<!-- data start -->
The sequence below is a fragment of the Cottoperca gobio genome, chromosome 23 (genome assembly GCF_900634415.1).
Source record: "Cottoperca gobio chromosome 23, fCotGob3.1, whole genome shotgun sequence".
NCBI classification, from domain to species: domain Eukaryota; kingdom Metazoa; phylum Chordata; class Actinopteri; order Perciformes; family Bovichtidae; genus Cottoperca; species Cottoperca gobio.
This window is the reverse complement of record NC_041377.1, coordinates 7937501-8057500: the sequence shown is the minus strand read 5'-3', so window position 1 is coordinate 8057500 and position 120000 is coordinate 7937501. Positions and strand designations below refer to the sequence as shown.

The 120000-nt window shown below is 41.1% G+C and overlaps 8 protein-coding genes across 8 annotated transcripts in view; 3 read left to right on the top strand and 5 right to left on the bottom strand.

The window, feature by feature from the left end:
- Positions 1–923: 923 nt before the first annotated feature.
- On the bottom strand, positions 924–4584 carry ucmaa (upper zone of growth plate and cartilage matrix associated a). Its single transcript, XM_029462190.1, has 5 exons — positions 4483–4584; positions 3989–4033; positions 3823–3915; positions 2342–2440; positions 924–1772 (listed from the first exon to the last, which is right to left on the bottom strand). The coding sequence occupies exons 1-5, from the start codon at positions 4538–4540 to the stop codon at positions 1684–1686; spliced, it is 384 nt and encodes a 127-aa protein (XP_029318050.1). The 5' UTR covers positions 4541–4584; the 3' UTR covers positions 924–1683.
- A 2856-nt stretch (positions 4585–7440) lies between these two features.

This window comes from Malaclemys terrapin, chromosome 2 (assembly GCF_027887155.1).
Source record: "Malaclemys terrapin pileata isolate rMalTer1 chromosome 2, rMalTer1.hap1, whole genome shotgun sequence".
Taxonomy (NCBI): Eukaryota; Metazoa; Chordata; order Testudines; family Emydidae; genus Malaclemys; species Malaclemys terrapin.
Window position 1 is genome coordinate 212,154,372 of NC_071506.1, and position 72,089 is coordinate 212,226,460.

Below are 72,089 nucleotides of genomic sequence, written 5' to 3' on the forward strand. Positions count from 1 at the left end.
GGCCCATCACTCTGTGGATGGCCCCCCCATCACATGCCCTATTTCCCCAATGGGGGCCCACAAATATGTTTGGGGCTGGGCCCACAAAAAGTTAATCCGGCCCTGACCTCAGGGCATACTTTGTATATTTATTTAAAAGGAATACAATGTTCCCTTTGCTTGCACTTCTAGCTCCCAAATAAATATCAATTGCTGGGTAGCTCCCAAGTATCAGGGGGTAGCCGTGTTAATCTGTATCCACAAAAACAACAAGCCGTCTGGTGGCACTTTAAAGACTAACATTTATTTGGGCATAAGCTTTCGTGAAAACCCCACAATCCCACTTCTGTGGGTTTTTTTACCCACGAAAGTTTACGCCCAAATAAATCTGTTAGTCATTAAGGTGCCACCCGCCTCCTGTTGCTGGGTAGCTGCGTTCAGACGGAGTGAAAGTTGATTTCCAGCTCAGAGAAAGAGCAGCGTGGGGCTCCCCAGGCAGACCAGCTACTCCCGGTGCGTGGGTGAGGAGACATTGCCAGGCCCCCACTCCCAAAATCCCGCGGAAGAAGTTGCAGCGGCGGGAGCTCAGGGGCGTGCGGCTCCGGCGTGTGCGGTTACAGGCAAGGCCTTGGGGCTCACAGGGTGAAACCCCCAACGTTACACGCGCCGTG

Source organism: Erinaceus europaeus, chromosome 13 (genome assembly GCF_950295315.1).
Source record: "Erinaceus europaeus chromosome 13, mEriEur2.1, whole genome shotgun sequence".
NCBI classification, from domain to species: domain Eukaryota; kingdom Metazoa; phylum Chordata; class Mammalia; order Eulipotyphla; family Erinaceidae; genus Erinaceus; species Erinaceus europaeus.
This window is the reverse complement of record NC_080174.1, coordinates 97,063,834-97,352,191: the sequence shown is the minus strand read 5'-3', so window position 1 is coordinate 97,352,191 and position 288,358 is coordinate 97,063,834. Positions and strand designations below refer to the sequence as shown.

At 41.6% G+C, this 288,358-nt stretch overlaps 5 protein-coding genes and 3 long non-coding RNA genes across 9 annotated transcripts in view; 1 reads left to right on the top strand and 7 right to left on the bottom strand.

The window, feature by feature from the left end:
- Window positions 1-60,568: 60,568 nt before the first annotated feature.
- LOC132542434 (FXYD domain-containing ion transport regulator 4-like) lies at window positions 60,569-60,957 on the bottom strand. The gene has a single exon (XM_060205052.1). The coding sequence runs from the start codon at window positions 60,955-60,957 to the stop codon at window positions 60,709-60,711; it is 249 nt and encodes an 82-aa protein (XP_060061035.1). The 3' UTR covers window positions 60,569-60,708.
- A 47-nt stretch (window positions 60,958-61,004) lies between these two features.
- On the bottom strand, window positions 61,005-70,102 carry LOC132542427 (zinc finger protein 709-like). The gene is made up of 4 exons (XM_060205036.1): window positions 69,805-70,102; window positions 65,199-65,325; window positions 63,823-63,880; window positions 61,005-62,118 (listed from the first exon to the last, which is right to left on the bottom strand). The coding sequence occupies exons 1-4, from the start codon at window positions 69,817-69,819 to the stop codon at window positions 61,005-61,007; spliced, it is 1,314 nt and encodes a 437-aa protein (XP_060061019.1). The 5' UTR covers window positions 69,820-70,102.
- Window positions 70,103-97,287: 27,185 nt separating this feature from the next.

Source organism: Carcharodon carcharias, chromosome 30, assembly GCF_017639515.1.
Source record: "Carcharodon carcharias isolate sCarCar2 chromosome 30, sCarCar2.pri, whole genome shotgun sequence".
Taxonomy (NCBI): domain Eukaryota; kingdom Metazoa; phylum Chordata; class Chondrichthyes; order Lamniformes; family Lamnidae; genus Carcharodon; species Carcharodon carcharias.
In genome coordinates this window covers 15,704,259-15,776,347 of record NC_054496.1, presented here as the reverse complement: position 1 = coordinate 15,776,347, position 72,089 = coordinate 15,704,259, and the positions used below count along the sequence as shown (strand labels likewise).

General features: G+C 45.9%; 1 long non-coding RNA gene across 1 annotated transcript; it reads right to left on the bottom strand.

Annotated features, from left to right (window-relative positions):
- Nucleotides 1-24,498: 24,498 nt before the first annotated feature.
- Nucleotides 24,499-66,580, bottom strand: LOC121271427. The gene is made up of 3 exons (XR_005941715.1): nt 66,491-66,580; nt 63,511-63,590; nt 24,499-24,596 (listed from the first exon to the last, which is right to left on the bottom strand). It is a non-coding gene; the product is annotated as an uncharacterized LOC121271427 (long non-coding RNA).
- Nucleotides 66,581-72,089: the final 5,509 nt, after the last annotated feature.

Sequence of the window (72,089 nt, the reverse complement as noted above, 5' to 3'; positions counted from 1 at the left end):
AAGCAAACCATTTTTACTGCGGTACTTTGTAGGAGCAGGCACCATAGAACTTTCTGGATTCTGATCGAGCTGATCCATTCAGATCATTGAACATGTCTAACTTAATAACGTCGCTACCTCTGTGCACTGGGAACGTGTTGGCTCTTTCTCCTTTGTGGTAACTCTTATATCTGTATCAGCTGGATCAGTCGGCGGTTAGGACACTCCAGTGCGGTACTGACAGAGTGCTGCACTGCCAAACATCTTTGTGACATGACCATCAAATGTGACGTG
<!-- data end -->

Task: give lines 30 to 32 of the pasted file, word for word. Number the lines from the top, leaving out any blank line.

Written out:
In genome coordinates this window covers 15,704,259-15,776,347 of record NC_054496.1, presented here as the reverse complement: position 1 = coordinate 15,776,347, position 72,089 = coordinate 15,704,259, and the positions used below count along the sequence as shown (strand labels likewise).

General features: G+C 45.9%; 1 long non-coding RNA gene across 1 annotated transcript; it reads right to left on the bottom strand.

Annotated features, from left to right (window-relative positions):